Oil prices have been driven to very high levels by ever increasing global energy demands. Gas-to-liquids (GTL) technology, which converts natural gas into liquid products, is set to play a major role in meeting these demands. GTL technology has already been utilized at several onshore locations and it won't be long before this important technology is applied offshore. It is particularly applicable for realizing the potential of stranded gas reserves, where physical or economic factors have hindered development.

The lack of infrastructure normally prevents development of stranded gas offshore. Offshore GTL conversion offers a solution, as it enables produced hydrocarbons to be transported using existing infrastructures, such as trading tankers and tanker terminals worldwide.

As most stranded fields are located in deep water, a floating GTL production platform with storage capacity is required. From this specification, a concept evolved that merged GTL technology with a Floating Production, Storage and Offloading Vessel (FPSO) capable of oil and condensate production. This coupling of conventional and GTL technology provides a solution to monetize a gas source that might have been flared or reinjected otherwise. Since most utility systems are common to oil producing FPSOs and offshore GTL plants, the shared infrastructure and additional revenues from oil production could greatly improve potential project economics. A feasibility study conducted by Bluewater Energy Services B.V. and Syntroleumi, supported by Amec Oil & Gas, has determined the viability of combining these two technologies.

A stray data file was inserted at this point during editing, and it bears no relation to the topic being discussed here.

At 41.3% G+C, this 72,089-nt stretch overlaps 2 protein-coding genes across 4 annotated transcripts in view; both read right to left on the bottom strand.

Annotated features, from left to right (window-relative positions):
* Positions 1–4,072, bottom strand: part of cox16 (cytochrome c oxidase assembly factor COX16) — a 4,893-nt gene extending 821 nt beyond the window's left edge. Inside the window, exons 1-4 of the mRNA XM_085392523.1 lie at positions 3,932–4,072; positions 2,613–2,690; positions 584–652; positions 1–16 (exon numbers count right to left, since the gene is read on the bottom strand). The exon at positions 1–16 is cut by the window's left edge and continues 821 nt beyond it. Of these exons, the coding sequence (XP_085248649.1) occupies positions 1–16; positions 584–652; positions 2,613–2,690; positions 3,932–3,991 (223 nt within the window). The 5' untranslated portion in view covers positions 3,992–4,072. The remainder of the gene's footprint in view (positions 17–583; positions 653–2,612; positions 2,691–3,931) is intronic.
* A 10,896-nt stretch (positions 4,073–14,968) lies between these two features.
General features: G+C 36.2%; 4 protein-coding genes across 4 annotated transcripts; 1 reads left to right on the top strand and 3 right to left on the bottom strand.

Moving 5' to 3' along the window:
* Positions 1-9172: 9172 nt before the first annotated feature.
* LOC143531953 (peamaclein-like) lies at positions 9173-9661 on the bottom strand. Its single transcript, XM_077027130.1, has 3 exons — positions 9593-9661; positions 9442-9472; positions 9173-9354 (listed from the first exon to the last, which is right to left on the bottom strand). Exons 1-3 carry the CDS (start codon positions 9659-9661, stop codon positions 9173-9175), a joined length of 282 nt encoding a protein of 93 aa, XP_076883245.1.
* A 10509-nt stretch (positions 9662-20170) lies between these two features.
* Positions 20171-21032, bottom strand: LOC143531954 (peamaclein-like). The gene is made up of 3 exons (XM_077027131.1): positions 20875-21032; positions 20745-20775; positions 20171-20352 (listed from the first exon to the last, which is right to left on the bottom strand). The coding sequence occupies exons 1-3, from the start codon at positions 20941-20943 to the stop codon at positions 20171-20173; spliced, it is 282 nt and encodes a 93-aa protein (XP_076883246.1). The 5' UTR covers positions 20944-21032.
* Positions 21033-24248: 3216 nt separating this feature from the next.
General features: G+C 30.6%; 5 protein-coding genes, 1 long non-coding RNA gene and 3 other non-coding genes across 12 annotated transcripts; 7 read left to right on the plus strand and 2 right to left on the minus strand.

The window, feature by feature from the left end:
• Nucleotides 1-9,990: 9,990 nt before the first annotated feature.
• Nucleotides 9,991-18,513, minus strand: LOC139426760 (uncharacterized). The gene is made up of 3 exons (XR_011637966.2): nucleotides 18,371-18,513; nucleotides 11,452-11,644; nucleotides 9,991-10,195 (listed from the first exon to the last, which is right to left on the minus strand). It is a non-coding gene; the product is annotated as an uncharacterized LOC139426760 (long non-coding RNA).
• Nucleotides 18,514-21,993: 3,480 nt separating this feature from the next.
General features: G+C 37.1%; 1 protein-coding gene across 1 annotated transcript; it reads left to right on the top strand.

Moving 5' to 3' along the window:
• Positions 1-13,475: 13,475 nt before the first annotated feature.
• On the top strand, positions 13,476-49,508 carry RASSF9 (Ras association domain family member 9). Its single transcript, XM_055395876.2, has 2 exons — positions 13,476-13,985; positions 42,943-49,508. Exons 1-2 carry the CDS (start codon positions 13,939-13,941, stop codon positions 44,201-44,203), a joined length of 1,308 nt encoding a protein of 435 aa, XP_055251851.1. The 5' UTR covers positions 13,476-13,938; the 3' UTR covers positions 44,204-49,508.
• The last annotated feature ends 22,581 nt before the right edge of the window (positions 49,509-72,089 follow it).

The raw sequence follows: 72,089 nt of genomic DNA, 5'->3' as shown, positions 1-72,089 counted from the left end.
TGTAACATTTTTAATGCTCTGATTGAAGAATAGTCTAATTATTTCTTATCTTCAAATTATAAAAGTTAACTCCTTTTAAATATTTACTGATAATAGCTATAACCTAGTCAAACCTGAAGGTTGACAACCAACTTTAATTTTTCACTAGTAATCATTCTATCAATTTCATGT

The synergy between FPSO and GTL utilities has been given much attention and resulted in a steam-dominated plant with maximized heating and cooling integration. Virtually all GTL by-products - heat, steam, low-BTU gas and process water - are used by the FPSO systems, requiring only minor additional fuel gas consumption.

Figure 1 - GTL FPSO (Available in full paper)

1 Introduction

GTL technology development has reached a stage where its marinisation may be considered for FPSO application. The Syntroleum GTL technology is the most suitable for an FPSO. This is because the majority of GTL processes use pure oxygen for the production of syngas, requiring a costly oxygen plant. However, Syntroleum proprietary GTL technology uses air, eliminating this need.

Feed gas for the GTL process will be produced from oil and gas wells connected to the FPSO, rather than imported. FPSOs typically receive only oil well fluids, so associated gas is either reinjected or exported. Therefore, to maximize production levels, the GTL FPSO will be equipped with an oil separation train and a gas/condensate separation train. Integrating a GTL plant with both oil and gas production facilities is a further design challenge.

Bluewater Energy Services BV, based in Hoofddorp, in The Netherlands, together with Syntroleum Corporation, based in Tulsa, Oklahoma, USA and supported by Amec Oil & Gas, in London, UK, have conducted an economic and technical feasibility study of an FPSO equipped with a conventional oilgas- water separation plant and a gas-to-liquid (GTL) plant.

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